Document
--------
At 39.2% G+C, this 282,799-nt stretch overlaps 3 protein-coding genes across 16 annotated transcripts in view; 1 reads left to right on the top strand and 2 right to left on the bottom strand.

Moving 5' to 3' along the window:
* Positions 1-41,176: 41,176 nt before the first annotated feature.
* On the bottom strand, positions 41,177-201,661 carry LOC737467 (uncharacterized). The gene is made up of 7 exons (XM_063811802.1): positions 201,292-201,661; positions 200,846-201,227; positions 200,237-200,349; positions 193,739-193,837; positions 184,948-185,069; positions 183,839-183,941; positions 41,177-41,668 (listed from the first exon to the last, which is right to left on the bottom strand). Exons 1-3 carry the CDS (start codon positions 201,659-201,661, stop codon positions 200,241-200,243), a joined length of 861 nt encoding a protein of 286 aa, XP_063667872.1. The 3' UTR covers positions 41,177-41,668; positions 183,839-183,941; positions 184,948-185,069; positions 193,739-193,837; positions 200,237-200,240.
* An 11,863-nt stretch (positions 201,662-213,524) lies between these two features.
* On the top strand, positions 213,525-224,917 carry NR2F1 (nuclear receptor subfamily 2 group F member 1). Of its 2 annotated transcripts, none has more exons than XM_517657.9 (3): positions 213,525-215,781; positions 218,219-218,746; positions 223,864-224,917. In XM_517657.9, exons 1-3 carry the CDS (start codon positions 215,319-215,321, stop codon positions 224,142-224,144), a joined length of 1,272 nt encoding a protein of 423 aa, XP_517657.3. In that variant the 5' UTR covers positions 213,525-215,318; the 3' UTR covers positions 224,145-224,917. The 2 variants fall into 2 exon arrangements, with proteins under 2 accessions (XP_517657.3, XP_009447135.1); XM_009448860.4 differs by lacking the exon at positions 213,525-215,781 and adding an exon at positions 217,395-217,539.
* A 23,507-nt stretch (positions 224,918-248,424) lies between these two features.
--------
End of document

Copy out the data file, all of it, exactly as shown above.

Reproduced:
At 39.2% G+C, this 282,799-nt stretch overlaps 3 protein-coding genes across 16 annotated transcripts in view; 1 reads left to right on the top strand and 2 right to left on the bottom strand.

Moving 5' to 3' along the window:
* Positions 1-41,176: 41,176 nt before the first annotated feature.
* On the bottom strand, positions 41,177-201,661 carry LOC737467 (uncharacterized). The gene is made up of 7 exons (XM_063811802.1): positions 201,292-201,661; positions 200,846-201,227; positions 200,237-200,349; positions 193,739-193,837; positions 184,948-185,069; positions 183,839-183,941; positions 41,177-41,668 (listed from the first exon to the last, which is right to left on the bottom strand). Exons 1-3 carry the CDS (start codon positions 201,659-201,661, stop codon positions 200,241-200,243), a joined length of 861 nt encoding a protein of 286 aa, XP_063667872.1. The 3' UTR covers positions 41,177-41,668; positions 183,839-183,941; positions 184,948-185,069; positions 193,739-193,837; positions 200,237-200,240.
* An 11,863-nt stretch (positions 201,662-213,524) lies between these two features.
* On the top strand, positions 213,525-224,917 carry NR2F1 (nuclear receptor subfamily 2 group F member 1). Of its 2 annotated transcripts, none has more exons than XM_517657.9 (3): positions 213,525-215,781; positions 218,219-218,746; positions 223,864-224,917. In XM_517657.9, exons 1-3 carry the CDS (start codon positions 215,319-215,321, stop codon positions 224,142-224,144), a joined length of 1,272 nt encoding a protein of 423 aa, XP_517657.3. In that variant the 5' UTR covers positions 213,525-215,318; the 3' UTR covers positions 224,145-224,917. The 2 variants fall into 2 exon arrangements, with proteins under 2 accessions (XP_517657.3, XP_009447135.1); XM_009448860.4 differs by lacking the exon at positions 213,525-215,781 and adding an exon at positions 217,395-217,539.
* A 23,507-nt stretch (positions 224,918-248,424) lies between these two features.